This story is another Silay family secret. Sometime in the 50's an affluent family in Silay put a "maldicion" or curse on one of their daughters for marrying a man they did not approved of.  It is said that the father placed a big handwritten notice in front of their house stating the name of the daughter and that she is "cursed and will never be allowed to come back and step inside the house for as long as she lives". This happened so long ago but the story never really died.  It would come up in conversations but somehow as the years past, people forgot which of the old houses in Silay put up this "maldicion".  Of course, the elders who saw it for themselves still remember the story vividly.  In fact my mother was one of those who saw and asked about it when she first came to Silay, but was left wondering till today because nobody really told her anything except to say that a father was displeased with the marriage of his daughter.  I myself don't remember this story and became curious after some people mentioned it. After a little sleuthing, I found out the names of the maligned daughter and what happened to her. She settled in Manila and from what I heard led a comfortable and happy life. Indeed the daughter never came back to Silay although she and her family would occasionally visit Bacolod where her husband has relatives.  I don't know if she ever reconciled with her parents. My version only tells the simple facts.  I really do not know the complete story and if ever there was anyone who does, it would be the relatives of the family and present owners of the house.  However, they are very private persons and would not be the type to talk about family secrets.  The people of the stories are long gone and the house itself has long been empty and recently, it was sold to a Chinese businessman who bought it for it's hardwood.  The owners of the house did not sign the MOA with the NHI and NCCA and therefore is not listed among the protected heritage homes of the city.  The last family who lived there (pro bono according to stories) were known tikoy makers until the mother died and they too left the place.  Although I used to pass by this house everyday going to work, I never really paid much attention to it.  Now that it is almost gone, I suddenly had this urge to immortalize it, even if only on paper.

photo above courtesy of Maricar Dabao
photo taken last week
going....(taken today)

Update: As of this morning, the second floor has been taken down.


Someone informed me that the signage had the word "Kamatayan" written before the maldicion...that's scary!

According to a reliable source, the daughter is still alive, albeit elderly and yes, she was eventually forgiven but only after the husband died.

Monday, March 12, 2012

Muscovado Mills

Before the existence of the modern sugar centrals in Negros Island, there were the Mucovado mills. When I was little, it was not uncommon to see the "simborio" or smokestack of the old muscovado (brown) sugar mill found in large sugar plantations of the province.  In the farms surrounding Silay City alone,  from a distance I think I saw about 3 or 4 of them, grey stone structures which stood alone and imposing in the middle of unending fields of green. I remember asking my dad what they were and his simple answer was "old sugar mills".  It was much later that I learned that they were part of a century-old technology of milling sugar, and were actually the smokestack or chimney part of the muscovado mill. In the old days, almost every plantation had it's own muscovado mill. It must have been cost-effected if not energy-efficient since most of the owners had really large plantations. Some smaller landowners also had mills but these were primitive in type and less efficiently run. Today, however, these antique structures are not very visible anymore in the province. I can only guess that perhaps many have been destroyed to give way to modernization. I believe that LGU's, historical or heritage groups should document the few left standing in their respective areas so that these could be preserved and protected for it's important historical value in the evolution of Negros sugar. Among the many cities and municipalities of Negros, La Carlota City still has a relatively intact Muscovado mill in Hacienda Canman-ug, although this is no longer functional.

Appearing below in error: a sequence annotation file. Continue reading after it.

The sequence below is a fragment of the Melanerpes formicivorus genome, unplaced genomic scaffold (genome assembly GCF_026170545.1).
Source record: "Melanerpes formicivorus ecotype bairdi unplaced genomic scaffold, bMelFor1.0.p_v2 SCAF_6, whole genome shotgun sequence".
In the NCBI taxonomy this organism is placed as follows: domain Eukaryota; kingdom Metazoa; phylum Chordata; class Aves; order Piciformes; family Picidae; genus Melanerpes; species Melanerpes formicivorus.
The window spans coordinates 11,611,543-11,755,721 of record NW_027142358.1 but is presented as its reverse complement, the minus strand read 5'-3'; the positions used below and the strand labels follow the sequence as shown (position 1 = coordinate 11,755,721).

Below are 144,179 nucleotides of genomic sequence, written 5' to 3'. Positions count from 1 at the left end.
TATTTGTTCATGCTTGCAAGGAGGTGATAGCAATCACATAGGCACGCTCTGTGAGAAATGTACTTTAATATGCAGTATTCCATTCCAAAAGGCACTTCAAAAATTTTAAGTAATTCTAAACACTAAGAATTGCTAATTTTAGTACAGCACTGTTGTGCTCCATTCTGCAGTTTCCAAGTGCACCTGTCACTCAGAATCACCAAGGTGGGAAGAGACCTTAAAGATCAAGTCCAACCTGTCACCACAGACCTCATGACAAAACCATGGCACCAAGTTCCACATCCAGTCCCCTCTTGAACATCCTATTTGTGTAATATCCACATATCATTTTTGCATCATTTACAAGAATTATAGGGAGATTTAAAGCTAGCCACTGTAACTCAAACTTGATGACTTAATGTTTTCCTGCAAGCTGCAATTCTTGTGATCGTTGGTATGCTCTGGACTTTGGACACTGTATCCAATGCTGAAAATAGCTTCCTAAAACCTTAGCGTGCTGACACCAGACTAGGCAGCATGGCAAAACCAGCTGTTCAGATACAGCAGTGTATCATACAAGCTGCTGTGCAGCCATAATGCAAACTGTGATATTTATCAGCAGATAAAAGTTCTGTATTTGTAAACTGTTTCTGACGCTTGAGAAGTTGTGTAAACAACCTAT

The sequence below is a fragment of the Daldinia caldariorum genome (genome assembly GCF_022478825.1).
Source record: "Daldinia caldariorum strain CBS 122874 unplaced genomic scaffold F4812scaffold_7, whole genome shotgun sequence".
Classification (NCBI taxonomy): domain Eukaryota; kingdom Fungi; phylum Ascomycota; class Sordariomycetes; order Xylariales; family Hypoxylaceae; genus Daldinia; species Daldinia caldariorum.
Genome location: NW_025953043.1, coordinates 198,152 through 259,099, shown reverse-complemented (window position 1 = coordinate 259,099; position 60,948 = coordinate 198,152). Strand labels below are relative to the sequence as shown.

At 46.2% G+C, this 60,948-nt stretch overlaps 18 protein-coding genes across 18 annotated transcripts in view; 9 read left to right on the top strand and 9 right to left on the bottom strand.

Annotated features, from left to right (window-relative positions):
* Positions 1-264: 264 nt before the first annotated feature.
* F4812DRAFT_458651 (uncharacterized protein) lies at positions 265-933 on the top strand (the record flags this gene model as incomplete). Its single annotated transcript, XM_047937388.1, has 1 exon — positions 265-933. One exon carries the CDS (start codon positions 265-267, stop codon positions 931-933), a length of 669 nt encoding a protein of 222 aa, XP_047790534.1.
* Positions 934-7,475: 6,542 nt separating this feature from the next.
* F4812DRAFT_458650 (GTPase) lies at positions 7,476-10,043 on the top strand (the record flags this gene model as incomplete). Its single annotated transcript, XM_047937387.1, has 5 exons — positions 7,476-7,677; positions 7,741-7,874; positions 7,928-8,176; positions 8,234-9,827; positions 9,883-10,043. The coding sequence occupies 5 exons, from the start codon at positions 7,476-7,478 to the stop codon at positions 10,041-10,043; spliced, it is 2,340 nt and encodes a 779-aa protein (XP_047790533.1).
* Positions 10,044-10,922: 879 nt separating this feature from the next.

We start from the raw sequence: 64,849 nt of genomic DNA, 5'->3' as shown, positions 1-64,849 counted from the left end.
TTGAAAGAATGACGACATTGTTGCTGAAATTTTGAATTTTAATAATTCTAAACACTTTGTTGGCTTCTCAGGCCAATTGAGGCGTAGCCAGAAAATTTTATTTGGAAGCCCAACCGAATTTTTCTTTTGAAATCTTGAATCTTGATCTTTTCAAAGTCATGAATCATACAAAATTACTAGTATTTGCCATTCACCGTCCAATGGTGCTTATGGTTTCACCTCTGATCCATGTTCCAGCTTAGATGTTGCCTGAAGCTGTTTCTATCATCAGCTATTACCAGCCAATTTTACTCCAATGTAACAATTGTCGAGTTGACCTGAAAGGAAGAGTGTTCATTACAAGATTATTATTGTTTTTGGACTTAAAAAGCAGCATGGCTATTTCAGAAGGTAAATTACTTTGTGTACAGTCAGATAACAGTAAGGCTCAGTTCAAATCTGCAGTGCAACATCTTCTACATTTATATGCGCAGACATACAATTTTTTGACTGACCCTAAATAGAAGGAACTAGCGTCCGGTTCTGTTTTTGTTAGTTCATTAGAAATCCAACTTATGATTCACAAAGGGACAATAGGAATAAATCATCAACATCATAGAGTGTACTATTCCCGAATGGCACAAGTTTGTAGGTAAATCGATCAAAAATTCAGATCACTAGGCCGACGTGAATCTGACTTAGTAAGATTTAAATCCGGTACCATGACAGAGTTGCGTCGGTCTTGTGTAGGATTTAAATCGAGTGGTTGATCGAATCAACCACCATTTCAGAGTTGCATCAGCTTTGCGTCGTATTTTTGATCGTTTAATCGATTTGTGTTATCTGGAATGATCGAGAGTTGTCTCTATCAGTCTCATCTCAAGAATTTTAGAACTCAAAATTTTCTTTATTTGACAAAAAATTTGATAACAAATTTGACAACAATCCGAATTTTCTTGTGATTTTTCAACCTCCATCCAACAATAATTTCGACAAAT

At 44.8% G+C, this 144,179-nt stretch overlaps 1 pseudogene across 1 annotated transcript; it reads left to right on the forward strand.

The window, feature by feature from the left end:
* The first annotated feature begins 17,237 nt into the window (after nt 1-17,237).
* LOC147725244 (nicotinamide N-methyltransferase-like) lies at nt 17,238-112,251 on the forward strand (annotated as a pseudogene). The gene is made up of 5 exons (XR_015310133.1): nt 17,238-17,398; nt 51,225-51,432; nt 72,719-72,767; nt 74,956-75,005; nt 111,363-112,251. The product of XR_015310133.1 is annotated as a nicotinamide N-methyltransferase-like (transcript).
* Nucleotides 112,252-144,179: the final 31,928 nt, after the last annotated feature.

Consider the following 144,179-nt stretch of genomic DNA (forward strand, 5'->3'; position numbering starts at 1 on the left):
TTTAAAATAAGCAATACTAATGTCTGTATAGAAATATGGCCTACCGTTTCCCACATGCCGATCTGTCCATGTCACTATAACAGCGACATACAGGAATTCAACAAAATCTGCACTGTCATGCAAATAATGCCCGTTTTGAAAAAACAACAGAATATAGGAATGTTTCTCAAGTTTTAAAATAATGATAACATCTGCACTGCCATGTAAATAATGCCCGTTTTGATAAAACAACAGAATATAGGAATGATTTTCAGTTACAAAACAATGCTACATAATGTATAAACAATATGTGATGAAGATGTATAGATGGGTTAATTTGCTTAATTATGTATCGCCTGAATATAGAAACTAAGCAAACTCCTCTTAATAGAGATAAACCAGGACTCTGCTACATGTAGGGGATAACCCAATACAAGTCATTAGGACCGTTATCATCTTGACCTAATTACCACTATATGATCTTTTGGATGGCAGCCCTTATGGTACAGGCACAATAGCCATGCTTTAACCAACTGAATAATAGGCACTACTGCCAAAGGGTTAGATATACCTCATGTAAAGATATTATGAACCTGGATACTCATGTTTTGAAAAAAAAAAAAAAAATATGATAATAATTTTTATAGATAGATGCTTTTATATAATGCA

Location:  Hda. Canman-ug, La Carlota City
(all photos above were taken from

Silay City has immortalized the muscovado simborio as there is a replica of it as one enters the city in the south boundary. This picture is the background of this blog.  Of course, it is a stylized version but the symbolism for the city does not escape the viewer.  Silay, after all has one of the biggest group of families who migrated from Iloilo and who became big landowners of sugar plantations.

So it was a very pleasant surprise to know that there was one right in my backdoor.  A FB friend and a Silaynon took a picture of the ruins of a muscovado simborio that is still standing in Hda. Fortuna.  It is ironic that nobody who lived in that area nor the owners of the farm has mentioned this or gave it much importance.  I think this relic from the past should be properly documented.

Location:  Hda. Fortuna, Silay CIty
Photos courtesy of Mr. Edwin Estrobo Mijares
Who knows how many more unseen ruins are still in existence around the city?  Maybe like the WWII pillboxes, this too could be included in our Silay walking tours.